• Apply research methodology and information technology to horticultural practice.
Identify and critically evaluate important trends and developments within the international • Identify the needs of national and international communities, and reconcile these with the aims and objectives of specific horticultural • The second term is delivered in English at HAS • Global commercial focus, covering crop production and handling, as well as management, This modular course is delivered at Writtle College marketing and international trade issues.
and at HAS Den Bosch University of Professional • Opportunity to undertake research for the Education in The Netherlands. It is expected that dissertation in industry in the UK or at HAS Den most students undertaking this course will do so on a full-time basis over one year. However, it is also • An MA route for students specialising in business possible to study part-time over two to three years. Typically, students will study at Writtle College from September to December. The second stage of the course is then undertaken at HAS Den Bosch from January to April. A minimum of three months will be Upon successful completion of this course, graduates will be able to enter management positions in global export/import organisations, dealing with fruit, vegetables and flowers, or enter plant protection services and set up advisory Teaching methods will be a combination of lectures, businesses for new product development based on workshops, seminars, tutorials, visits and student- managed learning. Self-guided study takes place under the supervision of horticultural staff to ensure that students maximise their use of all study facilities available at Writtle College and HAS Den Bosch. MSc HORTICULTURE (CROP PRODUCTION)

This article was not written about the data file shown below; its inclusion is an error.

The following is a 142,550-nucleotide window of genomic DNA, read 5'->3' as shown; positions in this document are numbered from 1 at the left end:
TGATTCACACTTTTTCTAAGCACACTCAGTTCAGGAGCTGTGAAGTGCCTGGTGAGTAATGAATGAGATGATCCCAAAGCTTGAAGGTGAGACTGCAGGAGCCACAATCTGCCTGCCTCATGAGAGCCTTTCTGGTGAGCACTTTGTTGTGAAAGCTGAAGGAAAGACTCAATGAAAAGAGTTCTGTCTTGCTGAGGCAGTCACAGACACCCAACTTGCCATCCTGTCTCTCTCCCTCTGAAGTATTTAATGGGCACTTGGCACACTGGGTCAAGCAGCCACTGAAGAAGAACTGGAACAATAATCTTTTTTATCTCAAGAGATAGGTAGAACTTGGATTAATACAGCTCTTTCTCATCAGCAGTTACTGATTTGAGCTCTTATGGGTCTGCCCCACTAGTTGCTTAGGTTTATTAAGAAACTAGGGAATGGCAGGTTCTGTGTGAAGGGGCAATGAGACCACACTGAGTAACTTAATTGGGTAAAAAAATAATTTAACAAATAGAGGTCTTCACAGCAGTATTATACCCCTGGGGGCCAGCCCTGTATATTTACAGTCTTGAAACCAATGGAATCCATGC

Postgraduate Diploma in Horticulture (Crop Production)Postgraduate Certificate in Horticulture (Crop Production) The research project/dissertation provides an opportunity to undertake specialist research in This is a broadening course for students with a basic specific fields. It must also include an investigative grounding in plant biology who want to develop component to demonstrate that the student can their knowledge of commercial crop production apply learning to a problem-solving situation. The and the postharvest handling of horticultural crops. project is supervised by a member of academic Applicants will normally be graduates in a related staff, and takes place over a 20 week period during topic. Applications are equally welcome from the summer. The research project can be based individuals with extensive industrial experience. at Writtle College or at an external organisation. Applications from non-UK students are particularly International placements may also be arranged. Students who embark upon an industry-based project must have access to the same level of facilities and support as students carrying out This scheme will provide students with the opportunity to:• Study to an advanced level the techniques used for the production and postharvest handling of horticultural crops and the underlying • International Horticultural Crop Production mechanisms which determine and limit these techniques.